I am a mother/teacher/rabbi's wife. These are some of my adventures with kids!
Thursday, 9 August 2012
In parashat Eikev Moshe explains consequences to the Jewish people in a number of different ways. The land of Israel will flourish if the Jewish people are good. Our success in military conquests is reliant on our being good to Hashem. The second paragraph of Shema is in the sixth aliyah, a clear statement of our need to serve Hashem and the consequences. Be good = good out comes. And the converse.
Last Shabbat I brought up the topic of consequences during my children's program. It went something like this:
Me: "I want to talk about a big word you might not know: consequences."
Gabe (3 year old boy) : "Uh-oh!"
Louis (his 5 year old brother): "Consequences means you are in trouble"
Gabe: "Big trouble!"
Me: "Not necessarily. Whenever you do something, it causes something else. What it causes is called a 'consequence'."
Gabe: "Consequences means no DS."
I tried to explain other contexts but it all fell on deaf ears.
Me "Consequences can be good."
Louis "Nope. Rewards are good. Consequences are bad."
So maybe I need to rethink the connotation of consequences in the eyes of children. But a child's innocence in understanding reward and punishment is something we should try to emulate. Although we do not know why 'bad things' happen, they are an opportunity to take stock of our behaviour.
The beginning of the parasha includes the mitzvah to say birkat hamazon.
Therefore this week's parsha project is making birkonim (bentchers). This is another one I consider of great enough importance and relevance to make the classroom curriculum.
I modified the text of birkat hamazon, according to the abbreviated version we use in the classroom and added transliteration. I like this opportunity to make it exactly how we thank Hashem. My home version, for my daughters, will be very different reflecting the unique way we do birkat hamazon at home. My husband's minhag is to say ashkenazi birkat hamazon followed by Bendigamos. And then the songs we like. Ours is still a work in progress but my students should be taking theirs home for Shabbat.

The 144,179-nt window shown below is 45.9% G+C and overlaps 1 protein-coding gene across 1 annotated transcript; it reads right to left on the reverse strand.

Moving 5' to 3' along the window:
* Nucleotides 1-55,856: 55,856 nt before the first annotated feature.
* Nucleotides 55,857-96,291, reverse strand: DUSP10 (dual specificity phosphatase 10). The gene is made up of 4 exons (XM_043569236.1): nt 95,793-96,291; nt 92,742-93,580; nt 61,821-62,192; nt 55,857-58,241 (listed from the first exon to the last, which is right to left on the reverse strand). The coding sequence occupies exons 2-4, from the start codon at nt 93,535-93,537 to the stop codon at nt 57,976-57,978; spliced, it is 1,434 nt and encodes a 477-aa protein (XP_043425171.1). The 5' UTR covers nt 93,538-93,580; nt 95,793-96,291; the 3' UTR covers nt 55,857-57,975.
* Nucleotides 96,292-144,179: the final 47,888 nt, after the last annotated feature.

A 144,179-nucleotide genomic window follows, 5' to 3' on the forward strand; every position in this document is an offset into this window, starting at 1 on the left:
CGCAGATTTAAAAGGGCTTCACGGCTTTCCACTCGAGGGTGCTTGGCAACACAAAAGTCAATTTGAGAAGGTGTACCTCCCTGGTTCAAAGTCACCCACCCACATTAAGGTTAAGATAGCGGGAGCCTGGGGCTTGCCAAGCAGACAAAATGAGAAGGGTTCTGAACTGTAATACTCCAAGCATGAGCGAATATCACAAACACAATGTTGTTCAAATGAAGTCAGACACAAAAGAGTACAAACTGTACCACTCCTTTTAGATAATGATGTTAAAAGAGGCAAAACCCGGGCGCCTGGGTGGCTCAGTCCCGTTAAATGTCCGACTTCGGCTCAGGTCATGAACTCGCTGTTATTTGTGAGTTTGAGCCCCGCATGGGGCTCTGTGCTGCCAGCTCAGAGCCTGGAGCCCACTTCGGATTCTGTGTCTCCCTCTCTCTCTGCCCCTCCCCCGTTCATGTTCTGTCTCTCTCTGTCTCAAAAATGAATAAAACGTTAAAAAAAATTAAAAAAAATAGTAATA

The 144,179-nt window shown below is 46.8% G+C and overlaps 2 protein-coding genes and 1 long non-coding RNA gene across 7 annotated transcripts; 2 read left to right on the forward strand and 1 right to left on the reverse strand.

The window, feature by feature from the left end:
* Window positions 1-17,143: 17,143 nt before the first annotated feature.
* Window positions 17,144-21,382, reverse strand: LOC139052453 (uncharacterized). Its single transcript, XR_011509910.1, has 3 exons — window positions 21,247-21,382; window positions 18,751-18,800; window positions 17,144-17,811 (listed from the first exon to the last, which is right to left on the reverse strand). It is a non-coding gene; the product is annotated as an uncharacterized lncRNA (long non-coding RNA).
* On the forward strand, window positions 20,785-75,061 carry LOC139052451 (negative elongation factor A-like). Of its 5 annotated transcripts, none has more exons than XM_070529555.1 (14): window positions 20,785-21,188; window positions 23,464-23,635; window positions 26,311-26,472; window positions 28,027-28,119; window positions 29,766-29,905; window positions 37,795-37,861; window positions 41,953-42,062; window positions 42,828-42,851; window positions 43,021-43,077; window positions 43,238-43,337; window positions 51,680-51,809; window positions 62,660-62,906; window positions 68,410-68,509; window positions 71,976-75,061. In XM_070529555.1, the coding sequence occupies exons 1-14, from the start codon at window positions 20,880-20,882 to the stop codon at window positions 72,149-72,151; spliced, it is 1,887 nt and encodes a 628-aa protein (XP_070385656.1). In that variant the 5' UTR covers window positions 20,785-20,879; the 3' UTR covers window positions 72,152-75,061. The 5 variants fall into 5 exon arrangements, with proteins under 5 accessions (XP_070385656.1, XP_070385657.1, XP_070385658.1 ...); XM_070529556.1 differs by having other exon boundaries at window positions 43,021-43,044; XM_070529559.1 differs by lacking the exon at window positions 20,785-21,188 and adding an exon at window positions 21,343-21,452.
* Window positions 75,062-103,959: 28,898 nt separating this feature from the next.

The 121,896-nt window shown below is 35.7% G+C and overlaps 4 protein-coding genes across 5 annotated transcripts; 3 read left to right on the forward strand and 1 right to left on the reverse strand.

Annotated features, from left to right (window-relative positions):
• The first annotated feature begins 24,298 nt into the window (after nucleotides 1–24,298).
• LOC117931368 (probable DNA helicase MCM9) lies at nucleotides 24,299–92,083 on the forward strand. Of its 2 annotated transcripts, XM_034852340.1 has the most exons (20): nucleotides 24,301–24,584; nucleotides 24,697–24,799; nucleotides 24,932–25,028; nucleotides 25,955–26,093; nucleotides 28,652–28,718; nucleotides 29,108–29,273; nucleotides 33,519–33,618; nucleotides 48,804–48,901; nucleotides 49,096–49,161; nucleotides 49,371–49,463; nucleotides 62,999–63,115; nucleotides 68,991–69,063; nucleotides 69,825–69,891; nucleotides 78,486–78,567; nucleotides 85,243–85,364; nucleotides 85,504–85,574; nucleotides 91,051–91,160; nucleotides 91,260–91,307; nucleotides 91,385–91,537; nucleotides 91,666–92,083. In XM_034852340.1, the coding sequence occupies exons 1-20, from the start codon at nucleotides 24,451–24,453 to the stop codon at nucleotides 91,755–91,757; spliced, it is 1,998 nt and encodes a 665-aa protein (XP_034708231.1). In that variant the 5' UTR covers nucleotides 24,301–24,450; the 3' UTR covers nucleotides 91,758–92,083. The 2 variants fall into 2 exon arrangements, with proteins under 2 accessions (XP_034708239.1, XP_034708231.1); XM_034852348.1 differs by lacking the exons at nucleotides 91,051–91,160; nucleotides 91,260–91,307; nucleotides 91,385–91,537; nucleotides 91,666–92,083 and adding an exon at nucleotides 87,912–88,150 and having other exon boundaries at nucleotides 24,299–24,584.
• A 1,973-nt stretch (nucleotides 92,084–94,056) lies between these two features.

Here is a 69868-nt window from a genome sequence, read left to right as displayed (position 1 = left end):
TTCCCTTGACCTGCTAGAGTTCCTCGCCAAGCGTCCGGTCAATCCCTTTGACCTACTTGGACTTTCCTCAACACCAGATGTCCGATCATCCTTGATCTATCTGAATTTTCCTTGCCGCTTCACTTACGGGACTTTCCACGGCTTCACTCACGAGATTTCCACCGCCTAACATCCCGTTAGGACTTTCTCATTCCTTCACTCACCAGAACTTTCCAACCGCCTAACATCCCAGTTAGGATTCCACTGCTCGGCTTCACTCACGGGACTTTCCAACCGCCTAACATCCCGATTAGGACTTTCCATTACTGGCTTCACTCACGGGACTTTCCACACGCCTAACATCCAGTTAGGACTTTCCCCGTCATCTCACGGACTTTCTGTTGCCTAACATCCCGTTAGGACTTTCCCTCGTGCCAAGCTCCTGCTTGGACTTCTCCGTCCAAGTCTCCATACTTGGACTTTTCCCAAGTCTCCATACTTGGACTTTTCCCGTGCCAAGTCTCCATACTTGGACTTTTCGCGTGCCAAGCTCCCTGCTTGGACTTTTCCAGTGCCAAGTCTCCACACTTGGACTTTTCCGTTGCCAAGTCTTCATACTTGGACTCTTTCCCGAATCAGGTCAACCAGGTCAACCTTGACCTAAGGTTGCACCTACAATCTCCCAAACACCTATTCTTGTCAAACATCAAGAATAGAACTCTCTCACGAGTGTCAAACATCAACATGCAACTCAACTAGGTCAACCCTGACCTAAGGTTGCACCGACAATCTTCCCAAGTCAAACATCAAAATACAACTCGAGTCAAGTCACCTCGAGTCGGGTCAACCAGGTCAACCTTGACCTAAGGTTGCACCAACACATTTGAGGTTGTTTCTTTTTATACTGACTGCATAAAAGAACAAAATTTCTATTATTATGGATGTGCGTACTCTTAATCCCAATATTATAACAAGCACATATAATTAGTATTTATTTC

I printed the template (I'll try to upload it tomorrow) and set the kids to paint with a diluted food coloring. When those were dry, the children decorated the open parts by pasting on shapes. At lunch I took photos of them eating their bread. Tomorrow they will be laminated.
Hopefully the consequence of this is children (and parents) taking more interest in birkat hamazon.
I distributed the birkonim to the students at the end of lunch on Friday. They were exuberant, singing louder than ever before. They enjoyed looking at the text (often upside-down) and exclaiming over letters they recognized.
Gabi joined my class for lunch, so here is her in action:
Cohava came home on Friday with the perfect project. She had made a birkon holder! The girls were very exciting about housing Gabi's project inside of Cohava's.